Avoid the Bad Stuff: Let’s get to the most important item first: Do not use wine in your sangria you wouldn’t want to drink by itself. This is not to say that you should add Chateau Mouton-Rothschild to your sangria pitcher. But the quality of the wine can permeate your final creation, so it’s not advisable to use stale or inferior wine in your sangria.
Red Sangria: If you are going to make traditional red sangria, make your base an inexpensive but delicious red that is medium-to-full bodied, with plenty of fruit flavor and not an excessive amount of tannic bitterness. Following the time-tested maxim of "what grows together, goes together,” I’m partial to using wine from the sangria homeland of Spain. A generous, juicy Rioja is the logical choice, as would be a ripe pick from the up-and-coming regions of Jumilla or Bierzo.
White Sangria: For the less common but equally charming white sangria, the best call is a casual white that has plenty of fruit flavor but not is inordinately vanilla-y from contact with oak barrels. Again sticking close to a traditional sangria zone, I go to Portugal for Vinho Verde, the light, zingy white that is rarely more than $10. Another tempting indigenous choice is Torrontes, the medium-weight, highly floral white from Argentina that is fast gaining favor among wine enthusiasts.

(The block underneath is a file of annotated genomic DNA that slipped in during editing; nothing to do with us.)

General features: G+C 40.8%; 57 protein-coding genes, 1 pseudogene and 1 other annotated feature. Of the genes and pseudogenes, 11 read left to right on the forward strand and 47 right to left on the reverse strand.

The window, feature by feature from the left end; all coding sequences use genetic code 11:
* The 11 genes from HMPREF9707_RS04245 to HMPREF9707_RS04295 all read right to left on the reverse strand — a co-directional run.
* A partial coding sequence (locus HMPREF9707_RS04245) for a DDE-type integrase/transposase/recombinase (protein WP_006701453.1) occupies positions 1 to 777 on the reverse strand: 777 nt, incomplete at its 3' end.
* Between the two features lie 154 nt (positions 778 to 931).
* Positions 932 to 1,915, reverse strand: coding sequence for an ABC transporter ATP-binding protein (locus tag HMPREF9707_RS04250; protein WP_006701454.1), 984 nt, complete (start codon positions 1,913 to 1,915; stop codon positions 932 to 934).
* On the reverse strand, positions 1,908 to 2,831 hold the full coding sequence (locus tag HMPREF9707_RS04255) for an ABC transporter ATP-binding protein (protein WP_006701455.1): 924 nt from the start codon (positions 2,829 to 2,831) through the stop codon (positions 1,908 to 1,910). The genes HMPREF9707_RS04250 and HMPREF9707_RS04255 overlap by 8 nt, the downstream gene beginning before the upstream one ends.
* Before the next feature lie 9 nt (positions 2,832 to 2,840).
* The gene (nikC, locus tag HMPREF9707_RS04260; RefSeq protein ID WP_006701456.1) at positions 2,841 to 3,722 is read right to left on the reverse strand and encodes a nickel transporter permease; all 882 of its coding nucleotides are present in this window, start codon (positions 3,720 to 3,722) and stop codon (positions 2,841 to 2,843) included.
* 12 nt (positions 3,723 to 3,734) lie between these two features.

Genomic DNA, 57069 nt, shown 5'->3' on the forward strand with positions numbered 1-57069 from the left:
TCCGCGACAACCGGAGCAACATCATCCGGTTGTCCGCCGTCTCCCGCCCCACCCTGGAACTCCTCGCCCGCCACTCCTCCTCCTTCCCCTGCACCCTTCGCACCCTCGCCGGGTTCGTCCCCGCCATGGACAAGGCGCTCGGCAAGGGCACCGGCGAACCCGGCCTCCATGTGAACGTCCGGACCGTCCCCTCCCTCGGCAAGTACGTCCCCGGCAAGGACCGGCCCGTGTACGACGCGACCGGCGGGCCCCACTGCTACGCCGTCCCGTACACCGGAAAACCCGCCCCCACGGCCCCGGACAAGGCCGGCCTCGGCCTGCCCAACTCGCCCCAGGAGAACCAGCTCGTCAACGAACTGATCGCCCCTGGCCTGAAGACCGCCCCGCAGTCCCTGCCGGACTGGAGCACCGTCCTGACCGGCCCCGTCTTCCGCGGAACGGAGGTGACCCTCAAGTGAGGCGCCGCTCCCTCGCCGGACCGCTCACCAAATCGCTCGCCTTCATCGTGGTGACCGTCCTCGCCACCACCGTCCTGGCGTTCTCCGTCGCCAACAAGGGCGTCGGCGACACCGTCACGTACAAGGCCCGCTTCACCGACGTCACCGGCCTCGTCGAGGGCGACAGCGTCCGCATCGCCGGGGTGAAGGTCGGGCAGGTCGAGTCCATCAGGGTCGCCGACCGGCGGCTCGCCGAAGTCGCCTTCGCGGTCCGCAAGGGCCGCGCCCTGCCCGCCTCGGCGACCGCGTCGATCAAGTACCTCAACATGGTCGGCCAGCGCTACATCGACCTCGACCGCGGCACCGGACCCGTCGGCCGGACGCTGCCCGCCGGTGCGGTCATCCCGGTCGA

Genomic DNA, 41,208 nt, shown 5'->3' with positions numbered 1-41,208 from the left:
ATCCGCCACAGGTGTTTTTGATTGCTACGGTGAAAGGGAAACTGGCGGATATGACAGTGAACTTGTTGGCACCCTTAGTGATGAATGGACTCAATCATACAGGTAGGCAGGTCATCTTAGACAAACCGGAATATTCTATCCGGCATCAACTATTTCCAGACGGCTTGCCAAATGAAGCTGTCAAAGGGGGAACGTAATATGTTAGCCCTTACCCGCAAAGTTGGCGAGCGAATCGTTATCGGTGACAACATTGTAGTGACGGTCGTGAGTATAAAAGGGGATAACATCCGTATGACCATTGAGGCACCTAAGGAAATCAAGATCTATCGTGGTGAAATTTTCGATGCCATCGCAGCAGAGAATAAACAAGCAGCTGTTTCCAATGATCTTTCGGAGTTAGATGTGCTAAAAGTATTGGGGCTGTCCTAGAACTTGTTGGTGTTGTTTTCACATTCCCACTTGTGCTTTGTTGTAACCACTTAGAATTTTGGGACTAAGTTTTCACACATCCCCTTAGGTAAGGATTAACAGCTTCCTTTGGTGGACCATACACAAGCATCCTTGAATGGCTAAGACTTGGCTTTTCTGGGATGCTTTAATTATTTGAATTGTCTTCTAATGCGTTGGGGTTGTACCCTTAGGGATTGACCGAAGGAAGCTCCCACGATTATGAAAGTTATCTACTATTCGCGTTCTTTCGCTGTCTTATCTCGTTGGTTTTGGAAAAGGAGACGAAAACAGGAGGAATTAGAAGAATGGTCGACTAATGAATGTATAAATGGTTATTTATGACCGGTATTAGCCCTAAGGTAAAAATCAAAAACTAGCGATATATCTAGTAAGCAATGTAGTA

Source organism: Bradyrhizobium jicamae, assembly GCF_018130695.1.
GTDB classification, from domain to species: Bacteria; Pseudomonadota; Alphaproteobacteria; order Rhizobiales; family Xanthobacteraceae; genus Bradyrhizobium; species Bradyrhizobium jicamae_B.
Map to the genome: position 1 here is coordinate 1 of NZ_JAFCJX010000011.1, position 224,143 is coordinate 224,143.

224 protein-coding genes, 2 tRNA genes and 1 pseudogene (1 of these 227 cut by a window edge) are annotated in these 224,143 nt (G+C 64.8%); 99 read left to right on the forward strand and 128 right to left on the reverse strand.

Putting it All Together: As I demonstrate in this video, making sangria is straightforward and painless. Just remember to muddle your fruit, chill the mixture overnight and use roomy glasses.
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Mark Oldman is a wine expert, acclaimed author and lead judge of the series The Winemakers. He shares with readers the basics of wine, while making it fun and practical.